The US dollar has been the dominant global currency for several decades now and has provided the US with a strategic tool that has paid dividends many times over. With the rise of China in the 21st century there is much talk about challenges to the dollar as the global reserve currency. In this two part geopolity series, we look at the history of the dollar’s rise and its current status and in part two we assess the challenges to the dollar and their prospects to replace its global position.
After WWII, Europe was destroyed and the US was the last man standing allowing her to define the terms of the postwar order. The Yalta Conference in 1945 distributed the spoils amongst the victors, but the year before at the Bretton Woods Conference the International Monetary Fund, the World Bank and the General Agreement on Taxes and Tariffs (GATT) were created. The Brookings institute confirmed in a report: “The United States has viewed all multilateral organisations including the World Bank, as instruments of foreign policy to be used in support of specific US aims and objectives…US views regarding how the world economy should be organised, how resources should be allocated and how investment decisions should be reached were enshrined in the Charter and the operational policies of the bank.”
Having the world’s largest gold reserves at the time, the US reconstructed the global financial system around the dollar. The new system, created at Bretton Woods, tied the currencies of every country in the world to the US dollar through a fixed exchange rate. It tied the US dollar to gold at a fixed rate of $35 an ounce. This made the dollar as good as gold. The Bretton Woods system made the US dollar the world’s premier reserve currency. It effectively forced other countries to store dollars for international trade, or to exchange with the US government for gold. Being the issuer of the global reserve currency guaranteed international demand for the dollar. This meant the US could print dollars at will, an unlimited supply, since the wider world always needed dollars and would absorb the ensuing inflation.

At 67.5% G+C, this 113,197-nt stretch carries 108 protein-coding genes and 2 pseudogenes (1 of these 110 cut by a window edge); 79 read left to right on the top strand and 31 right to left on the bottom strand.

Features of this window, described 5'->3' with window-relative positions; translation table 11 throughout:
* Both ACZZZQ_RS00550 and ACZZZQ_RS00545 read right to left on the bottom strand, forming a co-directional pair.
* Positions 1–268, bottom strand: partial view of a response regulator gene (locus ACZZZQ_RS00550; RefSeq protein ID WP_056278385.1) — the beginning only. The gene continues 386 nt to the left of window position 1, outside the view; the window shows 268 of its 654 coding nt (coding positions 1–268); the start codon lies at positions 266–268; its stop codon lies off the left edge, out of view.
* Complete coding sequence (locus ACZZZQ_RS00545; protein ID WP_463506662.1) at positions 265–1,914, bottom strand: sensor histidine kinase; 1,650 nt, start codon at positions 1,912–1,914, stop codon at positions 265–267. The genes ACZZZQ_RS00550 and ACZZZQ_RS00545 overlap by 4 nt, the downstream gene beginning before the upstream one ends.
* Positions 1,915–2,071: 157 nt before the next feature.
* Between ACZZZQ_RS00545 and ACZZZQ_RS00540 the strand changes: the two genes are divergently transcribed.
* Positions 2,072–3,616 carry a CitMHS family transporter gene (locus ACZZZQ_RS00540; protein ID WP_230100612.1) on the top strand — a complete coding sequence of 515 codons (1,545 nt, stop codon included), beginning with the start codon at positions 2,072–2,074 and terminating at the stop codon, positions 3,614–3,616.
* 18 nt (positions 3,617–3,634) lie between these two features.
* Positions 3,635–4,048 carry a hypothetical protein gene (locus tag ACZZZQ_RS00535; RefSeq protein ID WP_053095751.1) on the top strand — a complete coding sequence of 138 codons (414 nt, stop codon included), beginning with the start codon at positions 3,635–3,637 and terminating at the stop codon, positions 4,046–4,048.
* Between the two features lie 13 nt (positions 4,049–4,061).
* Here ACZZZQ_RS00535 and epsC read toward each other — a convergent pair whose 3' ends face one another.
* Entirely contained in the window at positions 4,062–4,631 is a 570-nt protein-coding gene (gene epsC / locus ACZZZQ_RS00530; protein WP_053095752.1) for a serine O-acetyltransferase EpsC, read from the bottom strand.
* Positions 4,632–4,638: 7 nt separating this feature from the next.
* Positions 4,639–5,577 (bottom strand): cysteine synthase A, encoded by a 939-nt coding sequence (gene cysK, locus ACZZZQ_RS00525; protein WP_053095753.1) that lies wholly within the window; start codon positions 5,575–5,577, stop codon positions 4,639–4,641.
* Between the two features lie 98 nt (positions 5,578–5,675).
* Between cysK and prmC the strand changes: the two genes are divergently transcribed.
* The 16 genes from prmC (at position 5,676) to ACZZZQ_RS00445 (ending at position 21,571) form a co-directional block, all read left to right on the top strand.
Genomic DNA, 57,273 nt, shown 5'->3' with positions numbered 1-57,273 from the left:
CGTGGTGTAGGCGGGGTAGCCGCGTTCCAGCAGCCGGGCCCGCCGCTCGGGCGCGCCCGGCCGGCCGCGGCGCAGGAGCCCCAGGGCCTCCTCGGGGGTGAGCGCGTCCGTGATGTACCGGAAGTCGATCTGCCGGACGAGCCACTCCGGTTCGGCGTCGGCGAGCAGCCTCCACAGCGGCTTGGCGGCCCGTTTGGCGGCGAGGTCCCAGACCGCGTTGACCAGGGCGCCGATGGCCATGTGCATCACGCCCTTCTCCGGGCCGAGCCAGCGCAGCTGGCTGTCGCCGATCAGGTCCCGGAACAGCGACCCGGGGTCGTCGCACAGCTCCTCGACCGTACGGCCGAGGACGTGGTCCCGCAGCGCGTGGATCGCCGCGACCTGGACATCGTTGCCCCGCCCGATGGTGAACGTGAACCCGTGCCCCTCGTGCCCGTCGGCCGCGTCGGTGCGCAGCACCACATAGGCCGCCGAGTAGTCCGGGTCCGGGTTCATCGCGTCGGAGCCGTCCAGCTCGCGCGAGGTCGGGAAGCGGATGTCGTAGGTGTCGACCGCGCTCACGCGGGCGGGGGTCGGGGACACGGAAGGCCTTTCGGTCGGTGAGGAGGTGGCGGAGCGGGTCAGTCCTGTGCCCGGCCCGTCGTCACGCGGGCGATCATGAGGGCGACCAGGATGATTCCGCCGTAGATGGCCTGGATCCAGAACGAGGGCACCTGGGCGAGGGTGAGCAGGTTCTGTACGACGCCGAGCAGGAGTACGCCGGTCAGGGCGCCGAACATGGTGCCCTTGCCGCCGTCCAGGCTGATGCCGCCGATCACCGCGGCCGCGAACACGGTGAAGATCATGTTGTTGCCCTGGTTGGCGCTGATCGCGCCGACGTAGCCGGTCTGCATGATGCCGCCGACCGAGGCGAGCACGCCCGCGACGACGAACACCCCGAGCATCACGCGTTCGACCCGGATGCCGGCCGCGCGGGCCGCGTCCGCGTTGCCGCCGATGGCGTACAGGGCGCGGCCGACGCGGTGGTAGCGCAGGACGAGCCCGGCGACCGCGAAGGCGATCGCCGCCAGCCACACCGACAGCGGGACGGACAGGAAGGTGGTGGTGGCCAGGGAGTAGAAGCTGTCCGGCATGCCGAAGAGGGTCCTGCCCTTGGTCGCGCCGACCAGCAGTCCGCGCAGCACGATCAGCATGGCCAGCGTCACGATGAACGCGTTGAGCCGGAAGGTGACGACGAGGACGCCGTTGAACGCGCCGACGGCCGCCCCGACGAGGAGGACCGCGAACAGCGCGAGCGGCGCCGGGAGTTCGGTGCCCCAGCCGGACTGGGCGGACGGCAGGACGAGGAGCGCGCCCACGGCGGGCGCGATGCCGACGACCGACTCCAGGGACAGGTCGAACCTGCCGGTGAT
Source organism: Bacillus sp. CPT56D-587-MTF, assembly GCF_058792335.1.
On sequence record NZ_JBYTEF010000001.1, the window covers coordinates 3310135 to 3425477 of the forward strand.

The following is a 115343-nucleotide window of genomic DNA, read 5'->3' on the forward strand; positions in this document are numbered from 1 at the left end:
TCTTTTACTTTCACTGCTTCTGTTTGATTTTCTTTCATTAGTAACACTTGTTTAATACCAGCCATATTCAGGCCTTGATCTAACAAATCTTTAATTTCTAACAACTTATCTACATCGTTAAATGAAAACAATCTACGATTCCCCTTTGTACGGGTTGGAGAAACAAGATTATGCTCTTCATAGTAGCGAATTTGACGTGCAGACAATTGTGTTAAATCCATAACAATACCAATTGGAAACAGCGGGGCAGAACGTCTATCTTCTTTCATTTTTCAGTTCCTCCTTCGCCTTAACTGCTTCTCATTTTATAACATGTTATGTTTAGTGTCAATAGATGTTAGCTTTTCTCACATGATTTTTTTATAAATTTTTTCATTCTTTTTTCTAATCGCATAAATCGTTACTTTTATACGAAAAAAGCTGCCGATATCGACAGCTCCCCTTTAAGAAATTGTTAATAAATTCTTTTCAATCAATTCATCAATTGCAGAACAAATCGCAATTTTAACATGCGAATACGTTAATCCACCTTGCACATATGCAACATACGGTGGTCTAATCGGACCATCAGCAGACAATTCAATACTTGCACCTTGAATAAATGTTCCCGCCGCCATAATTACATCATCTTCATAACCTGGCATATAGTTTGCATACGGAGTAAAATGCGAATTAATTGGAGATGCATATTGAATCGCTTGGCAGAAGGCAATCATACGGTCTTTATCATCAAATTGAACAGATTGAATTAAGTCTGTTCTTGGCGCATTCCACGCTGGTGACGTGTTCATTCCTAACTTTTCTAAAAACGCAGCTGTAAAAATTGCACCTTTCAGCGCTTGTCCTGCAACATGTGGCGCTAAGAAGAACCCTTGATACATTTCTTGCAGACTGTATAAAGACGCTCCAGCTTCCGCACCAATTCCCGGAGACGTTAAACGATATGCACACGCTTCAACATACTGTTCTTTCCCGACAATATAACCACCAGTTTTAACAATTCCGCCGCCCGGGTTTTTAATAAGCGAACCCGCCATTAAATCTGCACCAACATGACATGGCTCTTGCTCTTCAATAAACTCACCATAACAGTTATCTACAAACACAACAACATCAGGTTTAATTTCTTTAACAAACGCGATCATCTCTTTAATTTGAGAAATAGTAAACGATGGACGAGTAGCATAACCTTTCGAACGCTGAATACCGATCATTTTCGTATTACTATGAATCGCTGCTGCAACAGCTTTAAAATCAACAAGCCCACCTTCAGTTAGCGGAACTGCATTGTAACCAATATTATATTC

With the Vietnam War dragging on for over a decade and the runaway spending, this resulted in the US printing more dollars than it could back with gold. By the late 1960s, the number of dollars circulating had drastically increased relative to the amount of gold backing them. This encouraged foreign countries to exchange their dollars for gold, draining the US gold supply. President Richard Nixon “temporarily” suspended the dollar’s convertibility into gold in 1971; the “temporary” suspension is still in effect today. Leaving the Gold standard eliminated the main reason for foreign countries to need large stocks of US dollars. The Nixon administration dealt with this with a series of agreements with Saudi Arabia from 1972 to 1974, creating the petrodollar and giving foreign countries another compelling reason to hold and use the dollar. This new arrangement preserved the dollar’s special status as the world’s top reserve currency. The agreement was for the US to prop-up the Saudi monarchy in return for the world’s largest oil producer, with the world’s largest oil reserves selling oil in dollars and using her dominant position in OPEC to ensure all oil transactions would only happen in US dollars.